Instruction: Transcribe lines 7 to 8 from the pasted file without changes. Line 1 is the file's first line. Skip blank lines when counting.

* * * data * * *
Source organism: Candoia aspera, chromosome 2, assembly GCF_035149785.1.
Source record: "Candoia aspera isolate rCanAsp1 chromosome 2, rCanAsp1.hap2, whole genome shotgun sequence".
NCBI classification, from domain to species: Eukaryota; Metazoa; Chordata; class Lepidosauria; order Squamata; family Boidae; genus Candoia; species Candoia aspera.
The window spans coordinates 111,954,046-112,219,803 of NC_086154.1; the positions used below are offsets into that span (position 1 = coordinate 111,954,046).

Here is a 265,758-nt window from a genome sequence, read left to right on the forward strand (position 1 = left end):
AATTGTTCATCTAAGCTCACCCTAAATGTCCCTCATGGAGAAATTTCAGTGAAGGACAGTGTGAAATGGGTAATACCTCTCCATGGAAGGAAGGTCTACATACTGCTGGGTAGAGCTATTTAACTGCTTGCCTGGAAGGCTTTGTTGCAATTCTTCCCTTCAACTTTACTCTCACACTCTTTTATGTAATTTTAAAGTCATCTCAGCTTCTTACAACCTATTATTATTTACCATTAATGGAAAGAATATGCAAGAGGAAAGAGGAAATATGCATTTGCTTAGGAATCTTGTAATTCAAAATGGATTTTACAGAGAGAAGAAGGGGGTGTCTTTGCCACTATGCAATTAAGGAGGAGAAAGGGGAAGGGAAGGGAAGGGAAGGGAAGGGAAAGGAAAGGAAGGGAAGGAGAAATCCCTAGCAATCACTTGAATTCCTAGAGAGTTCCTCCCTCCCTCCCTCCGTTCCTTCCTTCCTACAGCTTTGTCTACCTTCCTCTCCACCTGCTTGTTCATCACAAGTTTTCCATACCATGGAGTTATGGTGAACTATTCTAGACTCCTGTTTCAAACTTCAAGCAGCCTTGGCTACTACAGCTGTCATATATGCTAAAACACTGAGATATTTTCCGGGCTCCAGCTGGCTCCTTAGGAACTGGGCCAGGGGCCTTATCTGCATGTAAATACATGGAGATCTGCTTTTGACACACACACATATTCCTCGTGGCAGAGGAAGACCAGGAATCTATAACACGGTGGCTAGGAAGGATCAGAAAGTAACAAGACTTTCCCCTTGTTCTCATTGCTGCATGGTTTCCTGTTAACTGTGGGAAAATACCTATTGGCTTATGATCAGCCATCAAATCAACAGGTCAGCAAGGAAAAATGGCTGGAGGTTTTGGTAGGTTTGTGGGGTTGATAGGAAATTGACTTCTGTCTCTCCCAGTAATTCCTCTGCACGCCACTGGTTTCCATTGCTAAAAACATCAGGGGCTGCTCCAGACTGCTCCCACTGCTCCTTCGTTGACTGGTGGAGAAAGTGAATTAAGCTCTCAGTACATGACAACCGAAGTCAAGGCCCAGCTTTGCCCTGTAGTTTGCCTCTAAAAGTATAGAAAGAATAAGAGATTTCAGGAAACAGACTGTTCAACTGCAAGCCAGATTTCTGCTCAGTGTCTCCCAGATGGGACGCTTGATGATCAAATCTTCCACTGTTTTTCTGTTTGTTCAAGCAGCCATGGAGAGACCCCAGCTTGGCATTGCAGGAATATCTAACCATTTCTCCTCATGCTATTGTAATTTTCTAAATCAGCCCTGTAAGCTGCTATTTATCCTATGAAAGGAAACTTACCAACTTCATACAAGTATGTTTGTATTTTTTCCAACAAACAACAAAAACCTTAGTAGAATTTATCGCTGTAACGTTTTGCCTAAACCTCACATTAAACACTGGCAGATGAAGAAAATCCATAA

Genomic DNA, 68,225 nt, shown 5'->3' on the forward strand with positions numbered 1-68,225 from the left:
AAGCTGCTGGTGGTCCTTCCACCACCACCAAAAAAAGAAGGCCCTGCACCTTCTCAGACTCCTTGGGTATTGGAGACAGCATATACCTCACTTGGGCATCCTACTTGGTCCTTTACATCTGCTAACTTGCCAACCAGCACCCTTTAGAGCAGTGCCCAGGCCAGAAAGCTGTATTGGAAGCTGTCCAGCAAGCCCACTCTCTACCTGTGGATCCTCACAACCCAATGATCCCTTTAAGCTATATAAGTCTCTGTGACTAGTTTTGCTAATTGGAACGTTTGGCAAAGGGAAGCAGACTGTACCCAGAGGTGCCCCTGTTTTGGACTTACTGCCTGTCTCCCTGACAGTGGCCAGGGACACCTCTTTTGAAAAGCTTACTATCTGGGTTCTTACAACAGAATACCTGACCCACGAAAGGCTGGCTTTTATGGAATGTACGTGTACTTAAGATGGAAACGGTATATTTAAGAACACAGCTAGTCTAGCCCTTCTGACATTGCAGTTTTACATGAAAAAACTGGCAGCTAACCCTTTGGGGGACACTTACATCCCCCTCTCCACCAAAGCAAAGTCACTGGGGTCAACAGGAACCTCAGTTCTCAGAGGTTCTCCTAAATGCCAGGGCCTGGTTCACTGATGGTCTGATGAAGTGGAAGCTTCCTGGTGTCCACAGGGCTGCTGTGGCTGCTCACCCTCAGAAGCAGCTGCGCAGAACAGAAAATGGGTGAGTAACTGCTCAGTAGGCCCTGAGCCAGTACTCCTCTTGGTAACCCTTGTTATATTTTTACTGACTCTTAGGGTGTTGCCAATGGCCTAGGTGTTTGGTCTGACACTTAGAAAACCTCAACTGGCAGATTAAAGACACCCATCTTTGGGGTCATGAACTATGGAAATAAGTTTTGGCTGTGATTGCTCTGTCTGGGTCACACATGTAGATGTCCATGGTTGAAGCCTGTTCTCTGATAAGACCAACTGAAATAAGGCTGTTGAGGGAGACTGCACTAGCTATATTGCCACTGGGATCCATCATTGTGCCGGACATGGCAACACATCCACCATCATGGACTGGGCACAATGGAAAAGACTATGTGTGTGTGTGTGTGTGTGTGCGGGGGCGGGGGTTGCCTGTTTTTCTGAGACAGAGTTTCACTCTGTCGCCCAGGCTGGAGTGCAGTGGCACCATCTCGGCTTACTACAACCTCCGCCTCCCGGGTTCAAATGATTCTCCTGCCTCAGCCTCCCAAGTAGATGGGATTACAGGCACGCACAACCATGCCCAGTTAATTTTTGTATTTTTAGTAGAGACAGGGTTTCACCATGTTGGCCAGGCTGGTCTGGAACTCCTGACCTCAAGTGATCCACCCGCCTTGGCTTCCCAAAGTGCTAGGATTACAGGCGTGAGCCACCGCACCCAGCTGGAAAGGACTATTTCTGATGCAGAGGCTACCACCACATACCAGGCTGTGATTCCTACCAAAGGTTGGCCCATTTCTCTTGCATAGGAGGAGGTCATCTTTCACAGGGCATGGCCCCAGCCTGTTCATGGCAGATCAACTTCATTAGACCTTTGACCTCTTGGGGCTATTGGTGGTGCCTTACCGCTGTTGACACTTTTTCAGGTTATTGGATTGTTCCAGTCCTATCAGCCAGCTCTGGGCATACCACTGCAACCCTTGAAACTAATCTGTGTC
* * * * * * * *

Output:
Genomic DNA, 68,225 nt, shown 5'->3' on the forward strand with positions numbered 1-68,225 from the left:
AAGCTGCTGGTGGTCCTTCCACCACCACCAAAAAAAGAAGGCCCTGCACCTTCTCAGACTCCTTGGGTATTGGAGACAGCATATACCTCACTTGGGCATCCTACTTGGTCCTTTACATCTGCTAACTTGCCAACCAGCACCCTTTAGAGCAGTGCCCAGGCCAGAAAGCTGTATTGGAAGCTGTCCAGCAAGCCCACTCTCTACCTGTGGATCCTCACAACCCAATGATCCCTTTAAGCTATATAAGTCTCTGTGACTAGTTTTGCTAATTGGAACGTTTGGCAAAGGGAAGCAGACTGTACCCAGAGGTGCCCCTGTTTTGGACTTACTGCCTGTCTCCCTGACAGTGGCCAGGGACACCTCTTTTGAAAAGCTTACTATCTGGGTTCTTACAACAGAATACCTGACCCACGAAAGGCTGGCTTTTATGGAATGTACGTGTACTTAAGATGGAAACGGTATATTTAAGAACACAGCTAGTCTAGCCCTTCTGACATTGCAGTTTTACATGAAAAAACTGGCAGCTAACCCTTTGGGGGACACTTACATCCCCCTCTCCACCAAAGCAAAGTCACTGGGGTCAACAGGAACCTCAGTTCTCAGAGGTTCTCCTAAATGCCAGGGCCTGGTTCACTGATGGTCTGATGAAGTGGAAGCTTCCTGGTGTCCACAGGGCTGCTGTGGCTGCTCACCCTCAGAAGCAGCTGCGCAGAACAGAAAATGGGTGAGTAACTGCTCAGTAGGCCCTGAGCCAGTACTCCTCTTGGTAACCCTTGTTATATTTTTACTGACTCTTAGGGTGTTGCCAATGGCCTAGGTGTTTGGTCTGACACTTAGAAAACCTCAACTGGCAGATTAAAGACACCCATCTTTGGGGTCATGAACTATGGAAATAAGTTTTGGCTGTGATTGCTCTGTCTGGGTCACACATGTAGATGTCCATGGTTGAAGCCTGTTCTCTGATAAGACCAACTGAAATAAGGCTGTTGAGGGAGACTGCACTAGCTATATTGCCACTGGGATCCATCATTGTGCCGGACATGGCAACACATCCACCATCATGGACTGGGCACAATGGAAAAGACTATGTGTGTGTGTGTGTGTGTGTGCGGGGGCGGGGGTTGCCTGTTTTTCTGAGACAGAGTTTCACTCTGTCGCCCAGGCTGGAGTGCAGTGGCACCATCTCGGCTTACTACAACCTCCGCCTCCCGGGTTCAAATGATTCTCCTGCCTCAGCCTCCCAAGTAGATGGGATTACAGGCACGCACAACCATGCCCAGTTAATTTTTGTATTTTTAGTAGAGACAGGGTTTCACCATGTTGGCCAGGCTGGTCTGGAACTCCTGACCTCAAGTGATCCACCCGCCTTGGCTTCCCAAAGTGCTAGGATTACAGGCGTGAGCCACCGCACCCAGCTGGAAAGGACTATTTCTGATGCAGAGGCTACCACCACATACCAGGCTGTGATTCCTACCAAAGGTTGGCCCATTTCTCTTGCATAGGAGGAGGTCATCTTTCACAGGGCATGGCCCCAGCCTGTTCATGGCAGATCAACTTCATTAGACCTTTGACCTCTTGGGGCTATTGGTGGTGCCTTACCGCTGTTGACACTTTTTCAGGTTATTGGATTGTTCCAGTCCTATCAGCCAGCTCTGGGCATACCACTGCAACCCTTGAAACTAATCTGTGTC